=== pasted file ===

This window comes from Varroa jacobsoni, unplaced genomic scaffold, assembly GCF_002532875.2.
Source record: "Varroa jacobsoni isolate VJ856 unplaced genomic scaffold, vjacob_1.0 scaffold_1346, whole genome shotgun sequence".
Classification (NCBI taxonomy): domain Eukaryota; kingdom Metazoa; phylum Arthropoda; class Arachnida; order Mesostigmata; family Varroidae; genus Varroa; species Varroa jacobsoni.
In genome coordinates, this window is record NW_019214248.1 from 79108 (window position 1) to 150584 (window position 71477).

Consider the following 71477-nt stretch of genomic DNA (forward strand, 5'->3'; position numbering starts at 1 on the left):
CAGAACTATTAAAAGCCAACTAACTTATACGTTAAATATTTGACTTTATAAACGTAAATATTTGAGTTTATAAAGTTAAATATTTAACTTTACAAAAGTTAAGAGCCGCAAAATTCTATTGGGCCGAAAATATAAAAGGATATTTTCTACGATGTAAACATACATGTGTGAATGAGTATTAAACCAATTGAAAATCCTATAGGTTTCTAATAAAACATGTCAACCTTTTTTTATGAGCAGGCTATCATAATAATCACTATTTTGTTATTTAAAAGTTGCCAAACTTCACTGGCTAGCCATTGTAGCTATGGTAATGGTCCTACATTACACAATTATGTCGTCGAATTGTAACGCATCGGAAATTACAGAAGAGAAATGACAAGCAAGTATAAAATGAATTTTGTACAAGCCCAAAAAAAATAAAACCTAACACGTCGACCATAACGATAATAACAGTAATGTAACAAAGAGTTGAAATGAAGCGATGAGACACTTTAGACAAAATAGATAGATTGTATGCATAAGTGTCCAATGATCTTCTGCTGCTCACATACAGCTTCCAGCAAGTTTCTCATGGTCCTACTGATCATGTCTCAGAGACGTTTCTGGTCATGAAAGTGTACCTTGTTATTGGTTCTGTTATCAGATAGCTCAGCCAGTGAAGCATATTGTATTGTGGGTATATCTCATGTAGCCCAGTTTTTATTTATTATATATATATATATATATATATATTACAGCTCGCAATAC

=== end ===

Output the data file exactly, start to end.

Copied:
This window comes from Varroa jacobsoni, unplaced genomic scaffold, assembly GCF_002532875.2.
Source record: "Varroa jacobsoni isolate VJ856 unplaced genomic scaffold, vjacob_1.0 scaffold_1346, whole genome shotgun sequence".
Classification (NCBI taxonomy): domain Eukaryota; kingdom Metazoa; phylum Arthropoda; class Arachnida; order Mesostigmata; family Varroidae; genus Varroa; species Varroa jacobsoni.
In genome coordinates, this window is record NW_019214248.1 from 79108 (window position 1) to 150584 (window position 71477).

Consider the following 71477-nt stretch of genomic DNA (forward strand, 5'->3'; position numbering starts at 1 on the left):
CAGAACTATTAAAAGCCAACTAACTTATACGTTAAATATTTGACTTTATAAACGTAAATATTTGAGTTTATAAAGTTAAATATTTAACTTTACAAAAGTTAAGAGCCGCAAAATTCTATTGGGCCGAAAATATAAAAGGATATTTTCTACGATGTAAACATACATGTGTGAATGAGTATTAAACCAATTGAAAATCCTATAGGTTTCTAATAAAACATGTCAACCTTTTTTTATGAGCAGGCTATCATAATAATCACTATTTTGTTATTTAAAAGTTGCCAAACTTCACTGGCTAGCCATTGTAGCTATGGTAATGGTCCTACATTACACAATTATGTCGTCGAATTGTAACGCATCGGAAATTACAGAAGAGAAATGACAAGCAAGTATAAAATGAATTTTGTACAAGCCCAAAAAAAATAAAACCTAACACGTCGACCATAACGATAATAACAGTAATGTAACAAAGAGTTGAAATGAAGCGATGAGACACTTTAGACAAAATAGATAGATTGTATGCATAAGTGTCCAATGATCTTCTGCTGCTCACATACAGCTTCCAGCAAGTTTCTCATGGTCCTACTGATCATGTCTCAGAGACGTTTCTGGTCATGAAAGTGTACCTTGTTATTGGTTCTGTTATCAGATAGCTCAGCCAGTGAAGCATATTGTATTGTGGGTATATCTCATGTAGCCCAGTTTTTATTTATTATATATATATATATATATATATATTACAGCTCGCAATAC